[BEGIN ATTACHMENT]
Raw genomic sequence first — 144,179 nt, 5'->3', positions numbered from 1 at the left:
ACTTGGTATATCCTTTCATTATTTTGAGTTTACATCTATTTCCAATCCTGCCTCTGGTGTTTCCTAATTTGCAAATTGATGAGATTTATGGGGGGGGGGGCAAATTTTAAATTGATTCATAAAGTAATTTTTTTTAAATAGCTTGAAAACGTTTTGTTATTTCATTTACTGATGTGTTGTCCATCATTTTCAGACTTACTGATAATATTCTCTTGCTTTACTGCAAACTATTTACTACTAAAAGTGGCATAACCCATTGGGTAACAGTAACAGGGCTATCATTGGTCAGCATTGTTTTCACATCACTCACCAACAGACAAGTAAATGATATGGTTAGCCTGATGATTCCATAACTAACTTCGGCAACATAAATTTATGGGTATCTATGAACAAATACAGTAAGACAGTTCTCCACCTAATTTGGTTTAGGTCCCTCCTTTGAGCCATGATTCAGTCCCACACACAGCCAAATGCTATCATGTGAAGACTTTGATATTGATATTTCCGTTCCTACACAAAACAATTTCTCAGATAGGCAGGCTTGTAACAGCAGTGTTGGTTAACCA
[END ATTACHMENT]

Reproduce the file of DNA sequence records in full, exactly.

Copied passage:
Raw genomic sequence first — 144,179 nt, 5'->3', positions numbered from 1 at the left:
ACTTGGTATATCCTTTCATTATTTTGAGTTTACATCTATTTCCAATCCTGCCTCTGGTGTTTCCTAATTTGCAAATTGATGAGATTTATGGGGGGGGGGGCAAATTTTAAATTGATTCATAAAGTAATTTTTTTTAAATAGCTTGAAAACGTTTTGTTATTTCATTTACTGATGTGTTGTCCATCATTTTCAGACTTACTGATAATATTCTCTTGCTTTACTGCAAACTATTTACTACTAAAAGTGGCATAACCCATTGGGTAACAGTAACAGGGCTATCATTGGTCAGCATTGTTTTCACATCACTCACCAACAGACAAGTAAATGATATGGTTAGCCTGATGATTCCATAACTAACTTCGGCAACATAAATTTATGGGTATCTATGAACAAATACAGTAAGACAGTTCTCCACCTAATTTGGTTTAGGTCCCTCCTTTGAGCCATGATTCAGTCCCACACACAGCCAAATGCTATCATGTGAAGACTTTGATATTGATATTTCCGTTCCTACACAAAACAATTTCTCAGATAGGCAGGCTTGTAACAGCAGTGTTGGTTAACCA